The term alignment is becoming more popular in the leadership space. However, what does this term actually mean?

First, let’s get down to the technical. The definition of alignment from the Merriam-Webster Dictionary is ” the proper positioning or state of adjustment of parts in relation to each other.” So what happens when we bring this definition into the context of human existence, interaction and leadership?

When we create alignment in our human existence, we create the proper positioning of all the parts that make us who we are, particularly in relation to each other. This means that we are bringing the components of our mind, heart and soul together.

Have you ever noticed that when you’re in alignment, you actually feel physically free? There is a bounce in your step, energy in your actions, and a positive tone in your voice that is infectious.

The opposite is true when you’re in misalignment. Feeling misaligned literally feels like that knot in your stomach; a heaviness and dissatisfaction in your gut. This can lead to a lack of engagement, a drop in energy levels, and difficulty seeing the big picture. Simply put, you start to lack purpose.

What causes us to feel misaligned? Commonly we experience this feeling when we have:

  • Conflicting values and goals.
  • Feeling mistreated and/or unappreciated.
  • Feeling unfulfilled.
  • Feeling like a failure.

And you probably guessed it – the organization we work for, the people we work with on a daily basis, and the way we feel about our work are some of the biggest influencers of how we feel in each of these areas. And of course, if you are a people leader in your organization, the extent to which you feel aligned affects your employees, so much that if you are misaligned, you will see that your employees will also start to lack enthusiasm, energy and drive.

As a leader, the purpose and vision for your team and its success starts with you. When you are starting to feel like you are just not getting the energy and engagement from your team that you would like, chances are the culprit is a lack of your own alignment and purpose. If this is the case, try these 3 tips:

Hire a coach

Why do you suppose all athletes have a coach? Truly, athletes have a lot of areas they need to bring into alignment to have the best game of their life. Diet, exercise, training, not to mention the right contacts to get onto sports teams, in the right spotlight in the media, and much more. Most of all, athletes need encouragement – someone on the sidelines cheering them on as they work their hardest to achieve their goals.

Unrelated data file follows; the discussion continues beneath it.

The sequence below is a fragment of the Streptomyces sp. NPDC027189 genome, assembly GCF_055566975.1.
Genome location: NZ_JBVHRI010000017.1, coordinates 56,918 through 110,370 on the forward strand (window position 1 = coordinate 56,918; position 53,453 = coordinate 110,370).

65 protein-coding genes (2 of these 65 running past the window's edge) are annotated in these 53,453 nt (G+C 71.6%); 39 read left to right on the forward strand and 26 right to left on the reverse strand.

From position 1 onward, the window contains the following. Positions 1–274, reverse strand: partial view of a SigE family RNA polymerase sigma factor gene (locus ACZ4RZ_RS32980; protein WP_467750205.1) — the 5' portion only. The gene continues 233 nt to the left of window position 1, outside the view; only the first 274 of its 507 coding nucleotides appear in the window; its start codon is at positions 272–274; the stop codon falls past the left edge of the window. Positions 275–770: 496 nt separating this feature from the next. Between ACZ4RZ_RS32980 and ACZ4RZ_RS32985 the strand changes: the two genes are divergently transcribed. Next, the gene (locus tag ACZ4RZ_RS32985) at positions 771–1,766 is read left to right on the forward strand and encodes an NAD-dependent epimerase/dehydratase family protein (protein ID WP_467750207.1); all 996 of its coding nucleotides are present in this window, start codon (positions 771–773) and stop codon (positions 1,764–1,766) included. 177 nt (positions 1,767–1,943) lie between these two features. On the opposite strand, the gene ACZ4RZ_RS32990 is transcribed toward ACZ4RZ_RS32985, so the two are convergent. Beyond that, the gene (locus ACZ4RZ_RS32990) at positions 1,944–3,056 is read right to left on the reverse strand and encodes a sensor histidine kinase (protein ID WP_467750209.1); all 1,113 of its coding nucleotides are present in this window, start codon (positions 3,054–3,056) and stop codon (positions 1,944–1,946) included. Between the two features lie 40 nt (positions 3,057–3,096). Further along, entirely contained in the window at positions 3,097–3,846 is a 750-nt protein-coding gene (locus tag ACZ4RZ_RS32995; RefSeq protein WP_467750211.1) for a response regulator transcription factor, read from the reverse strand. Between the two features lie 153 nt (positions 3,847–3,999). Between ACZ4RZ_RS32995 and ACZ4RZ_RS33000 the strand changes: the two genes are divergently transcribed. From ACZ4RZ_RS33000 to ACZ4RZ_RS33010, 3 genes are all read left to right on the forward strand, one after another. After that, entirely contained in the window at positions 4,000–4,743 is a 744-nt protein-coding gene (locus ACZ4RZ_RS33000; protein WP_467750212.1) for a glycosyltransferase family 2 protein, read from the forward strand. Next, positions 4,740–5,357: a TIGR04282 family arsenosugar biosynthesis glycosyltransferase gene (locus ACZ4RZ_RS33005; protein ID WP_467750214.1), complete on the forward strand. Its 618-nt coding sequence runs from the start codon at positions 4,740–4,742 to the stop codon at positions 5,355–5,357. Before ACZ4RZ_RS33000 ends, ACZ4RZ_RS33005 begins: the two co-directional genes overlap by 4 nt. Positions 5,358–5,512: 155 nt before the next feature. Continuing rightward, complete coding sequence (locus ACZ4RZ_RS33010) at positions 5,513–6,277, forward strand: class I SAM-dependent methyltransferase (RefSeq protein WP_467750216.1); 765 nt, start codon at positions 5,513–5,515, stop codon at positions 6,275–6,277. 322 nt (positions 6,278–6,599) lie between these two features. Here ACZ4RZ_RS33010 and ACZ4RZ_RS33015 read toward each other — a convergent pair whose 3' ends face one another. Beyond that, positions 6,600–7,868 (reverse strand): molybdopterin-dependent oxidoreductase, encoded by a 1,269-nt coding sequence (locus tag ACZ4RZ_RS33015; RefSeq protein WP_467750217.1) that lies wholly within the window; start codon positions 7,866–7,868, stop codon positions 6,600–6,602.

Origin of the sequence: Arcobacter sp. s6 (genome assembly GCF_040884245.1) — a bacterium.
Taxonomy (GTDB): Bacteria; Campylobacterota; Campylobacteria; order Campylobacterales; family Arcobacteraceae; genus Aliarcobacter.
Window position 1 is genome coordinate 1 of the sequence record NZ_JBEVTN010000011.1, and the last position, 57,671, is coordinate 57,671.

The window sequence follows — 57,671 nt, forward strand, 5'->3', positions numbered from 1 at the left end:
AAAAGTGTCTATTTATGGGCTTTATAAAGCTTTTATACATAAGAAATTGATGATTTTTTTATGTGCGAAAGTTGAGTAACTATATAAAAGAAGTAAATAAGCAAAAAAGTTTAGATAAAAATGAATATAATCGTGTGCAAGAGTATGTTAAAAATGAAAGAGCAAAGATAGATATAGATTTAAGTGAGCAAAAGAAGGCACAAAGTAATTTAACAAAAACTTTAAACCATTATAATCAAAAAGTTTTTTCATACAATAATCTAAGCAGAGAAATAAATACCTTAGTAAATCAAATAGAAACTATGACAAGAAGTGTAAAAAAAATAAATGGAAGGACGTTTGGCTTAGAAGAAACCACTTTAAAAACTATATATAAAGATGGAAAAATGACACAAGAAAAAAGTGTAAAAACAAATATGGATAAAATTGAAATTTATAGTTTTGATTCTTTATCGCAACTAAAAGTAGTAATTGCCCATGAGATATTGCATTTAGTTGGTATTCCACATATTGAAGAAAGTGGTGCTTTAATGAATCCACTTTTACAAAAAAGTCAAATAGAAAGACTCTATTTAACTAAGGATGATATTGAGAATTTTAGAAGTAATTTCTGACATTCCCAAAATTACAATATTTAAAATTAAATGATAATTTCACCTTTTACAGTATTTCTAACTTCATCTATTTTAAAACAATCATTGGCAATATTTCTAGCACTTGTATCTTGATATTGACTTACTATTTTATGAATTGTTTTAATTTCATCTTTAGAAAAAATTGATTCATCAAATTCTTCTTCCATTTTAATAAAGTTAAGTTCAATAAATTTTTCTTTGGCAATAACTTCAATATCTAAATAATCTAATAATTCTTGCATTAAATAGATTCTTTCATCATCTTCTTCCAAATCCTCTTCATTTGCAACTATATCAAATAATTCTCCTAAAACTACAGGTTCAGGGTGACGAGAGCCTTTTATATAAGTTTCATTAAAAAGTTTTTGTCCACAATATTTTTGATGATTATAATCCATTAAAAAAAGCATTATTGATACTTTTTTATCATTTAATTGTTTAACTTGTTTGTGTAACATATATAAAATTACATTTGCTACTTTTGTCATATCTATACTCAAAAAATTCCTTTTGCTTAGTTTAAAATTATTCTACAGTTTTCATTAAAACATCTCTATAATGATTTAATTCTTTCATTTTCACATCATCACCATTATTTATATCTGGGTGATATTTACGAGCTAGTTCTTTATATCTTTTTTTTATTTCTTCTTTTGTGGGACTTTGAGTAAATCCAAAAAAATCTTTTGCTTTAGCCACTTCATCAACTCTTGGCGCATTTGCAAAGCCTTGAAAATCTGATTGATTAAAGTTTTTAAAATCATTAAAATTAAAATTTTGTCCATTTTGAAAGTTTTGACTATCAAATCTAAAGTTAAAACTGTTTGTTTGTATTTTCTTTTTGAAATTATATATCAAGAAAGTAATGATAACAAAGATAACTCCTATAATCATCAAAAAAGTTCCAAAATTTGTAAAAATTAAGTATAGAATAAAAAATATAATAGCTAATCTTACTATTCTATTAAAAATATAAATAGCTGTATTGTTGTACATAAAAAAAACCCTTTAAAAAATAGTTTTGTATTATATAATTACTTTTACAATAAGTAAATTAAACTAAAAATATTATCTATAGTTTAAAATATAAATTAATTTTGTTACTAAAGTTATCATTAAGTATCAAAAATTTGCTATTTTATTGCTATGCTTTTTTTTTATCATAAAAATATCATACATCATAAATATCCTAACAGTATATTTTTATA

The same goes for the leaders of today. There is so much leaders need to take into consideration – the needs of their team, their organization’s goals, the goals of other teams that interact with their own, as well as their own personal needs for work/life balance, achieving personal and career goals, and, yes, even spiritual goals. A coach can help you to narrow down your values, goals and aspirations, and will ask you the right questions to give you the momentum to identify what you want to achieve and how. This ultimately brings alignment as all these pieces start to properly line up in relation to each other. For more information on the benefits of hiring a coach, click here.

Practice gratitude

It is easy to get caught up in the pressures of an extremely busy, technological business environment. There are constant emails to read, people to talk to, expectations to outrun your competition, all while keeping a balanced home and life. And what about keeping fit, exercising, and eating well? How does one keep up?

There is a lot of research out there that supports the powers of expressing gratitude. While you may have 100 unread emails at work, taking the time to be grateful for an inspiring conversation at work with your employee, achieving a goal or milestone, or even keeping the email count to 100 instead of 200 – are all things to be proud of. Take the time to thank yourself and your team for all that you do every day. The emails will be there tomorrow, so be proud of what you have achieved and what gets you excited that keeps you coming back to work the next day.

Remind yourself of the key reasons why you wanted to lead people

Whenever I have asked leaders what is the most rewarding part of being a people manager, I hear the same consistent response: Leaders love seeing their people develop, flourish, achieve their career goals, and be happy and engaged employees.

This is why you went into leadership. This is why you wanted to manage people.

Remind yourself this every day. Are you making a difference for another employee, teammate, or leader? Are you spending the time to coach, develop, and help others in their career journeys? Chances are that if you are focusing on and recognizing that you are doing these things, your value system will be in alignment with your actions. On the other hand, if you’re getting caught up in the day-to-day management and “doing” of the job, and not spending enough time engaging with the people – you will feel a misalignment because your actions will not be matching up with your beliefs, values and desires. Take the time every week to reflect back on your week and ask yourself:

Do I know my people?

Did I help anyone this week?

What left me feeling energized this week?

Regular reflection in these areas will be sure to point out where you want to focus your time and energy so that your actions start to line up more accurately with your values and career goals.

What are you doing as a leader to create alignment in your professional and personal life? Drop your comments below and be sure to click on the button below to find out how Rubiks Coaching can help you:


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